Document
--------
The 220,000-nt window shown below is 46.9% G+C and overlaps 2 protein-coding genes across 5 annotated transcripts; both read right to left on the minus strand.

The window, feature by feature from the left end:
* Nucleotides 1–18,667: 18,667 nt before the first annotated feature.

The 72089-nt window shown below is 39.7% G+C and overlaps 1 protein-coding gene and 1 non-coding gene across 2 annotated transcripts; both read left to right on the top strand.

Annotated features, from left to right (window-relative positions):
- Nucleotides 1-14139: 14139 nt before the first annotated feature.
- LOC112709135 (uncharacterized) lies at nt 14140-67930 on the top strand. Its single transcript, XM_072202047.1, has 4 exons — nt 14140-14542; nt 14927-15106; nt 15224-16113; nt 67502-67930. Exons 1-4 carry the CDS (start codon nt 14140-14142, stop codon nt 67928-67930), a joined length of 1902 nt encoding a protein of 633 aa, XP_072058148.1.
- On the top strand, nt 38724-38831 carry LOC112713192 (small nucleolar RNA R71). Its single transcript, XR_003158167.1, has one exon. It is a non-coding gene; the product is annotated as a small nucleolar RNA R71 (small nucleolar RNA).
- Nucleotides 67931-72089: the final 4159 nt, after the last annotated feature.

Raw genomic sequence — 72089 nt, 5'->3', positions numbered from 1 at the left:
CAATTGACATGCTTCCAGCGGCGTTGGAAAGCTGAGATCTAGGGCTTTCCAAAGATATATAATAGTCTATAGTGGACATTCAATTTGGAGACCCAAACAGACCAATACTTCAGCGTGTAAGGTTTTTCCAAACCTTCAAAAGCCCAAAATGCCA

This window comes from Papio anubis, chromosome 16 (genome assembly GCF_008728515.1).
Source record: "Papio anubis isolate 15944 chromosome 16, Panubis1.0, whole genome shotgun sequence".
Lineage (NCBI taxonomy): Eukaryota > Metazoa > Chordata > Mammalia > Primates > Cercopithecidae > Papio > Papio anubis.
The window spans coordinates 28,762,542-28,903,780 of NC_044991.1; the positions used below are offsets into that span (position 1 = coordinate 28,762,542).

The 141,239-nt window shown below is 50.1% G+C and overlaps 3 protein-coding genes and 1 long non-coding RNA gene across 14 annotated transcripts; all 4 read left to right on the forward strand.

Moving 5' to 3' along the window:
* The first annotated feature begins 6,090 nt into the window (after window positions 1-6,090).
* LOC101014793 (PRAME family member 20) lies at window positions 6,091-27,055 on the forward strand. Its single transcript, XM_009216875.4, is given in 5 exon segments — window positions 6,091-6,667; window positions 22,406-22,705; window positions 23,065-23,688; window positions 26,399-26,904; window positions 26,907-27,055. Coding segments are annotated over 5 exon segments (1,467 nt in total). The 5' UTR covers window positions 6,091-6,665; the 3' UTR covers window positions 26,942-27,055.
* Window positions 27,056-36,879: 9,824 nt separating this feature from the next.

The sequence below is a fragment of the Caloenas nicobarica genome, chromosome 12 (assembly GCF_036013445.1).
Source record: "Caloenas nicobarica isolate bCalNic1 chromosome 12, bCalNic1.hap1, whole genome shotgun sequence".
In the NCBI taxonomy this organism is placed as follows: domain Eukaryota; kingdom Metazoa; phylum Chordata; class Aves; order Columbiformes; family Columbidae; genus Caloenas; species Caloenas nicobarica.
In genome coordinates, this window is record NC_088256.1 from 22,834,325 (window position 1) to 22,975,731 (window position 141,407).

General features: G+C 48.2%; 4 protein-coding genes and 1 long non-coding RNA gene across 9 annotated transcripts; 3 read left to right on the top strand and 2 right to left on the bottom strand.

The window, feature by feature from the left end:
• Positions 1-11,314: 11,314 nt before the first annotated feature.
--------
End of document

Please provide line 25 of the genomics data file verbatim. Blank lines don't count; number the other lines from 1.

General features: G+C 48.2%; 4 protein-coding genes and 1 long non-coding RNA gene across 9 annotated transcripts; 3 read left to right on the top strand and 2 right to left on the bottom strand.